Together they work their way through a diverse repertoire of French songs, mostly sung in French with the occasional English lyric. Dobson and Goodridge sing tight, imaginative harmonies enhanced by exceptional musical arrangements that are as varied as the songs. When they sing solos, the other contributes moody backing vocals, and sometimes, in Goodridge’s case, beautiful violin backings. Occasionally the band members join in with backing vocals as well.

Each song is given exactly the right instrumentation to create the intended mood, often refreshingly unexpected, as in the swinging rendition of Cole Porter’s “C’est Magnifique” or the particularly lovely setting of the Piaf song “The Three Bells”. Original songs by both Dobson and Goodridge sat comfortably in the mix, as did Gabby Dobson’s haunting French version of her Leonardo’s Bride hit “Even When I’m Sleeping”.

Between songs the mood is relaxed and jovial with amusing cod-French banter being exchanged between the group, but the moment the music strikes up, complete attention is focussed on the song and its delivery.  This is a class act, which ticks all the boxes and a superb addition to the exceptional line-up on offer during the 2013 Capital Jazz Project.  Typically the sound for this concert was excellent, and The Street Theatre deserves a bow for the meticulous presentation of the acts in the festival which has been an outstanding contribution to the Canberra Centenary Celebrations.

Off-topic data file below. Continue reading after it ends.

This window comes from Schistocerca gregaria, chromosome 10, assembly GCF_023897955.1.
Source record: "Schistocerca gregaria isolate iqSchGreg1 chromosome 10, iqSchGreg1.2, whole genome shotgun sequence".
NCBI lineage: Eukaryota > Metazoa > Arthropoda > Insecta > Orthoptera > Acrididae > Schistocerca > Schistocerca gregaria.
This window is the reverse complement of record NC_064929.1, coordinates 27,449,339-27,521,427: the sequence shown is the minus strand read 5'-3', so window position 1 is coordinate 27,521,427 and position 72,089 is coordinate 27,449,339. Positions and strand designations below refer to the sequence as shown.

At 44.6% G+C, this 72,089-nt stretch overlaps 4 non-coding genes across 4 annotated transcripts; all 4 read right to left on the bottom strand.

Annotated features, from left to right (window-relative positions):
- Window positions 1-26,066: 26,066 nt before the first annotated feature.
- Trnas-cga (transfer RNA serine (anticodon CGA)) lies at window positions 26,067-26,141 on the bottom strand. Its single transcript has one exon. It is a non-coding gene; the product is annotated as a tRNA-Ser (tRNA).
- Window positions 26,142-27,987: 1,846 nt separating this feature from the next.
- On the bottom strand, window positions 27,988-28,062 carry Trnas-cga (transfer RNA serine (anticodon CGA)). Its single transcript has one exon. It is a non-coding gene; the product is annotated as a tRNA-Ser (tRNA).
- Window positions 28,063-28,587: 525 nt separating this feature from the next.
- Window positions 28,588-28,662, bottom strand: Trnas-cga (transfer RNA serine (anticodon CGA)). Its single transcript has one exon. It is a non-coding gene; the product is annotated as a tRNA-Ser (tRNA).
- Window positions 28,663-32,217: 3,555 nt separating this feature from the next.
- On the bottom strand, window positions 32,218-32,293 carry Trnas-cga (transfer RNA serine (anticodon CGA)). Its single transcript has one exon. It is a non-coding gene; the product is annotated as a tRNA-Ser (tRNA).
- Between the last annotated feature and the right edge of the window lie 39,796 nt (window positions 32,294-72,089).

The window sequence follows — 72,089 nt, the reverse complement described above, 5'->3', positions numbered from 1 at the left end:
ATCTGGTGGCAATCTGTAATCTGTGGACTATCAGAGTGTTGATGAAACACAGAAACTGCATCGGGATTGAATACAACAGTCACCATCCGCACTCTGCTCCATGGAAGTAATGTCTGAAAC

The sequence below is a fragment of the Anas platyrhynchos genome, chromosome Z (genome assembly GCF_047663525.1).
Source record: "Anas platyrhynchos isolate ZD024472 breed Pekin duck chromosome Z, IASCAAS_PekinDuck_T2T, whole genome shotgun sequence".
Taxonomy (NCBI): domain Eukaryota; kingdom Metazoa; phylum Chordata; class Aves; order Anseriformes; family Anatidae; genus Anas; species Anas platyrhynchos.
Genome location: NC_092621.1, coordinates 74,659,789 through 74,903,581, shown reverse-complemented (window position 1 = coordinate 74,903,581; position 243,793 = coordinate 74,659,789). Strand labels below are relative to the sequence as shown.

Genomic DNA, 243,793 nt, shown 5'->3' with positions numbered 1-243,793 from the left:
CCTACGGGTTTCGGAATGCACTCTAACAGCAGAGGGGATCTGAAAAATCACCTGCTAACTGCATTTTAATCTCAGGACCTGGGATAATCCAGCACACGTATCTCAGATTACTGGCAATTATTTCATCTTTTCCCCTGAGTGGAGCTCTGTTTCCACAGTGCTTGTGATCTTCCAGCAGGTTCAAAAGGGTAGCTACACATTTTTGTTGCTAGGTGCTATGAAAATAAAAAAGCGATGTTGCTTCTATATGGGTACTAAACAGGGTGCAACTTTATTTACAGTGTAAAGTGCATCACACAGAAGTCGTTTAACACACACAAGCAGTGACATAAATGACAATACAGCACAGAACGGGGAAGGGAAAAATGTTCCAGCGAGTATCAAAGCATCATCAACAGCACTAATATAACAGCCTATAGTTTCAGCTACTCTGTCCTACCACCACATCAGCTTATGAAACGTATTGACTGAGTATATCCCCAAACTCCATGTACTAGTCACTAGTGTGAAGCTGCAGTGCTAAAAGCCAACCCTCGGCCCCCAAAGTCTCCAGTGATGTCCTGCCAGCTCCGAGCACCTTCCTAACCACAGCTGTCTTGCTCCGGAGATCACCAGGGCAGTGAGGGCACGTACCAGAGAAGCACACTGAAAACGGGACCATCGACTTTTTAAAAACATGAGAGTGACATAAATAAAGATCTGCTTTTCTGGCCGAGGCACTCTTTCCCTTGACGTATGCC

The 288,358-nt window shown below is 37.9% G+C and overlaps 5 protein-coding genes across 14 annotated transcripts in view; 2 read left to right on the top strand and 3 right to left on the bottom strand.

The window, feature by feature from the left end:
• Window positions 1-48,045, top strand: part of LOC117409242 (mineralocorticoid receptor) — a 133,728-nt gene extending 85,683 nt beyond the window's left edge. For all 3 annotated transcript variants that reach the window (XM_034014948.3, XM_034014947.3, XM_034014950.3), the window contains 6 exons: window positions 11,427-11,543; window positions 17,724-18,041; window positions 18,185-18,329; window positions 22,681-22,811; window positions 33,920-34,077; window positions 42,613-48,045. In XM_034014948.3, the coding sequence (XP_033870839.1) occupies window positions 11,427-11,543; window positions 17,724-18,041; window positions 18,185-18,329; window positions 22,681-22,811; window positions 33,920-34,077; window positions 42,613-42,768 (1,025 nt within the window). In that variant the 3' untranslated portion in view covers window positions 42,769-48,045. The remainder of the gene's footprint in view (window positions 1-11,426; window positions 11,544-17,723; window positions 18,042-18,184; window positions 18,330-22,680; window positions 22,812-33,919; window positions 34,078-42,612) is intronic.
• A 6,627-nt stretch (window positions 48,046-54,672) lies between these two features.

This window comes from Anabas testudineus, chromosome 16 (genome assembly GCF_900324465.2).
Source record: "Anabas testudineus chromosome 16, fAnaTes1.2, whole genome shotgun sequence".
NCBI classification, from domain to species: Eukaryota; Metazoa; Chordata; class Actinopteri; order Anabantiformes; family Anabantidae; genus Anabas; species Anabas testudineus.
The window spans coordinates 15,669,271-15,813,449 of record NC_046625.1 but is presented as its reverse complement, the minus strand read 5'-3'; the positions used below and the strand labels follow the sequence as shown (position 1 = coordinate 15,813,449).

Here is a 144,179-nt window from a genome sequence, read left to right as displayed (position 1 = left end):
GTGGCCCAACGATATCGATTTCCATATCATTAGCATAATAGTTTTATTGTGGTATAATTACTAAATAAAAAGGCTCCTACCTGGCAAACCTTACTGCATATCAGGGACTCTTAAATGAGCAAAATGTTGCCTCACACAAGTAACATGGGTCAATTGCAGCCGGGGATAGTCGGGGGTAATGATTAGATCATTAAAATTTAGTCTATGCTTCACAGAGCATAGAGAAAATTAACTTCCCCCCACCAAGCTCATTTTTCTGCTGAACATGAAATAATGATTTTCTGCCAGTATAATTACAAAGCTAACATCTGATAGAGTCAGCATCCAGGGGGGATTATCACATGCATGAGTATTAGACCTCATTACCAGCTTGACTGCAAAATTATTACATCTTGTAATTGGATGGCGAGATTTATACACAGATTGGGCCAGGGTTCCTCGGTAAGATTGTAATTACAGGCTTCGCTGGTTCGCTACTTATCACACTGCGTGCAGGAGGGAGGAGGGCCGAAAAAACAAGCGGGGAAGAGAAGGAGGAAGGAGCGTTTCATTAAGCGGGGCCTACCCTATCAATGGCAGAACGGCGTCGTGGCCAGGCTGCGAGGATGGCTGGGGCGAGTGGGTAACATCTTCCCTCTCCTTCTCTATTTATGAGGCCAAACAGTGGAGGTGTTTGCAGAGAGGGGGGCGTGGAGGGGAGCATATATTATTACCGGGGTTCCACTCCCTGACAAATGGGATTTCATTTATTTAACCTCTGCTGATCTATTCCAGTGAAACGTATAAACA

This review appears in the digital edition of CITY NEWS



Stella Wilkie 

Former long-serving Canberra Critics Circle member, the late Stella Willkie was honoured in the "Memoriams" sections of the 2013 Helpmann Awards Ceremony held in the Sydney Opera House on 29th July.   Stella died in January 2013 aged 88 (See Helen Musa's obituary elsewhere on this blog)

                                                              Posted by Bill Stephens .

Tuesday, August 13, 2013

The Phantom of the Opera

Directed by David Harmon.

Musical Director Ian McLean.

Choreographer Jacquelyn  Richards.

Free-Rain Theatre Company

Canberra Theatre
August 10 -23

Canberra Times review

Alanna Maclean

Thursday, August 8, 2013

Zombie film producer outlines realities

Daniel Sanguineti
As part of the Canberra Critics’ Circle ongoing winter “In conversation…” series, on Tuesday, August 6, the critics met Canberra independent film producer, Daniel Sanguineti.